School students have donned their finest pirate attire to show their support for four-year-old Demi Tsandis, who has been diagnosed with brain cancer.
To help increase awareness about childhood brain cancer, students at Christ the King Primary School in North Rocks held a Pirate Day fundraiser to raise critical funds for a deserving family in their community.
Demi has recently been diagnosed with an incredibly aggressive brain cancer called Diffuse Midline Glioma (DMG), which devastatingly comes with a terminal prognosis.
As this form of brain cancer is currently inoperable, the four-year-old is currently undergoing six weeks of radiation to shrink the tumour.
Schoolteacher Samantha Roberts, whose son attended preschool with Demi, said it was "heartbreaking" to see a child be dealt a terminal diagnosis.
"At four, life should be about running around with friends, singing and dancing to Wiggles songs, learning to read and count... not being robbed of the joys of childhood to attend daily radiation sessions," She said.
The family's community, led by Ms Roberts, has already raised more than $5000 through the school's Pirate Day fundraiser.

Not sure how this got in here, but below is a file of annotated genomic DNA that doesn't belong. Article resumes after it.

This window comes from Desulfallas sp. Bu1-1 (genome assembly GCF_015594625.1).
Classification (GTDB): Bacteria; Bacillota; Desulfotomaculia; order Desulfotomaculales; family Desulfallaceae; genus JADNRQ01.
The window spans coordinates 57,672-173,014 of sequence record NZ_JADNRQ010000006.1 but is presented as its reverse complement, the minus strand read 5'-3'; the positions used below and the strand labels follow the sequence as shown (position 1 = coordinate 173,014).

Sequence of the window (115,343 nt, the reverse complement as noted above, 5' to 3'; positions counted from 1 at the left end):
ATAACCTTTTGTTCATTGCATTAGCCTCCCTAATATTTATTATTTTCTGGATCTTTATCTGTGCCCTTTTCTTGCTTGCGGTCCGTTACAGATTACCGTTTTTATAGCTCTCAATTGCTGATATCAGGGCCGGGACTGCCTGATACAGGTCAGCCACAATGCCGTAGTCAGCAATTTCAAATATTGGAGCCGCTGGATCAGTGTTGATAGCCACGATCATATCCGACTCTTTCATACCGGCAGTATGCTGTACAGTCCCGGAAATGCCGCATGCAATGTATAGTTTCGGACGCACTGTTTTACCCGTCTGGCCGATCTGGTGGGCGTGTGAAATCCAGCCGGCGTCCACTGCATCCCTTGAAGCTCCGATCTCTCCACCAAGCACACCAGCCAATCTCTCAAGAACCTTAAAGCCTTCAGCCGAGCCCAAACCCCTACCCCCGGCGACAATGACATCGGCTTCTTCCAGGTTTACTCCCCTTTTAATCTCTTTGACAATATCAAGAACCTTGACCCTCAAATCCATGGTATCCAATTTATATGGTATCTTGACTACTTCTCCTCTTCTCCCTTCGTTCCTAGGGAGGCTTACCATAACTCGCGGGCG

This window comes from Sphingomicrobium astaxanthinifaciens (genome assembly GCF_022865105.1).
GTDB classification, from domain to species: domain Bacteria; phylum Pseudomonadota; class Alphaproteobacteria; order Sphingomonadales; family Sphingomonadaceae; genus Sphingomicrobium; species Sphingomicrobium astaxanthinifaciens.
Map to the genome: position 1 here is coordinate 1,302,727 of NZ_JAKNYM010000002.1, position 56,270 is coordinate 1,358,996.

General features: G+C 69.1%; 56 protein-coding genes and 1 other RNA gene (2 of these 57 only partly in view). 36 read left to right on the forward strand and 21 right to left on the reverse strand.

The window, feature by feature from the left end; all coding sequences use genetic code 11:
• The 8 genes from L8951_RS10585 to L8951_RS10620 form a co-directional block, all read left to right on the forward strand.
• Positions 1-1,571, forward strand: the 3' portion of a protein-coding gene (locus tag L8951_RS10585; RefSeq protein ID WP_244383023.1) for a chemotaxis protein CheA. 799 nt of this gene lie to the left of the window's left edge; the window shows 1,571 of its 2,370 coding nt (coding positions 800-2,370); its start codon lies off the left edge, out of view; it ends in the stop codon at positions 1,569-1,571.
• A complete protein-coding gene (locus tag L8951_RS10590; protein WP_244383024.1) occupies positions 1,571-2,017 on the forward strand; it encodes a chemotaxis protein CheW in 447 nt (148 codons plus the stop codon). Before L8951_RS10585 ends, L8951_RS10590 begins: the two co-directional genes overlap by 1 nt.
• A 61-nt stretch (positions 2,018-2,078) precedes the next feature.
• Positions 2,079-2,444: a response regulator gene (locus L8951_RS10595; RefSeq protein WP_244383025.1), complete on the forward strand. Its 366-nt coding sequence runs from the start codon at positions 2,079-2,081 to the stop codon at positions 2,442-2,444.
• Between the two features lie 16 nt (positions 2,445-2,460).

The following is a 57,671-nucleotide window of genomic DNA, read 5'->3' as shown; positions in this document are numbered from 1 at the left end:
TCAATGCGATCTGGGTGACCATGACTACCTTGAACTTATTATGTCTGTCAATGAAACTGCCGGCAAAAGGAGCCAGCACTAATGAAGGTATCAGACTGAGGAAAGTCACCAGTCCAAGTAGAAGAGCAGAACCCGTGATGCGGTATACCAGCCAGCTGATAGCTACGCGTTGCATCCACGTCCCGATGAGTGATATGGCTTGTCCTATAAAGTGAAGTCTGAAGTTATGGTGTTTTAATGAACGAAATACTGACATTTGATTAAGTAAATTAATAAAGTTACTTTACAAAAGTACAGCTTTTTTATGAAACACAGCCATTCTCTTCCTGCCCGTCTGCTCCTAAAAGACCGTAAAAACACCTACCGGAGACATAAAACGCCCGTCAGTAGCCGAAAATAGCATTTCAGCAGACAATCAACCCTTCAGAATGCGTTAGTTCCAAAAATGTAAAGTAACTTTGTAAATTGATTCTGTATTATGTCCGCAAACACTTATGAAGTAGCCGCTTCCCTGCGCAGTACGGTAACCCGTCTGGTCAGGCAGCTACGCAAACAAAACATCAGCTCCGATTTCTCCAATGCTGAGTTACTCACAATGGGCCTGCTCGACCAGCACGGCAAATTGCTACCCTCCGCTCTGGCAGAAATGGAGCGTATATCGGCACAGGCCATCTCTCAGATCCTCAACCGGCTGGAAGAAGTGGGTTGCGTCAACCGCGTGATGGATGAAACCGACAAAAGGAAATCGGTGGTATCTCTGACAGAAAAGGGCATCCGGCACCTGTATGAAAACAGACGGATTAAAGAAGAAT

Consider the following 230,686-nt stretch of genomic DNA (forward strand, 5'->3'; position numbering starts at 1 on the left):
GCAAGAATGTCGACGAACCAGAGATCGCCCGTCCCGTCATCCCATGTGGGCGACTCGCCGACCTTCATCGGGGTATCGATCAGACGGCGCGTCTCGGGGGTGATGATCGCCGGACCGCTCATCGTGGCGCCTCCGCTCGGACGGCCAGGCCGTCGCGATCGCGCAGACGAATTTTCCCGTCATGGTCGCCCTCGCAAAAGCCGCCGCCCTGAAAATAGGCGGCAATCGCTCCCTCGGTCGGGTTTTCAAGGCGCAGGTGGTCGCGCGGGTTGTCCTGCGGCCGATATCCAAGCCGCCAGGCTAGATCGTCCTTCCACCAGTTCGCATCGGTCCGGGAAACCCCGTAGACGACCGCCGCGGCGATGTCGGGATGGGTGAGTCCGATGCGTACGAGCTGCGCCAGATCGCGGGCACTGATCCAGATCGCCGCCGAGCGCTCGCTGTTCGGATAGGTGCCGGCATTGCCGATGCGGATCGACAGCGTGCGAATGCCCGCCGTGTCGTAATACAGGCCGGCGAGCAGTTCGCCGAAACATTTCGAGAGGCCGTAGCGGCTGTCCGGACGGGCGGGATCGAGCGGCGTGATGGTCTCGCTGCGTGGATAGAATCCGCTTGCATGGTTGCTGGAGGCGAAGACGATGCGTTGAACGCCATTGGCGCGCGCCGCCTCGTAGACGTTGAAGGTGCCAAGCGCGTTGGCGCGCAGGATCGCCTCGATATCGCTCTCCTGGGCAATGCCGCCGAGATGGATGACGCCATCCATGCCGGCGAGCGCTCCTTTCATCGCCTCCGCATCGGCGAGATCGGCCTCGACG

"It was so special seeing the sea of students arrive at school proudly showing off their pirate costumes. Many with eye patches, pirate hats and bandannas... it was amazing," she said.
"The outpouring of love and donations from the school community here at Christ the King has been absolutely overwhelming. In a matter of weeks our school community has raised over $5000, more than any other group has raised for Pirate Day."
The students, who were both excited for a chance to dress up like a pirate and help raise awareness for children with brain cancer, wanted Demi to know how many people are supporting her.
"It makes us feel like we are helping because we are supporting a good cause. The fundraiser will hopefully make Demi feel better because she can know so many people are trying to help her," year six student Benjamin said.
Currently halfway through her radiation treatment, Demi is feeling in good spirits, and, according to her parents, even riding her bike again and doing all the things she loves daily.
This year, all funds raised for Pirate Day will be directly supporting the critical research of Dr Dannielle Upton, who is investigating potential therapies for DIPG, a subtype of Diffuse Midline Glioma (DMG), the most aggressive of all childhood cancers.
To donate directly to Demi's Pirate Day fundraiser visit pirateday.com.au/ctknorthrocks
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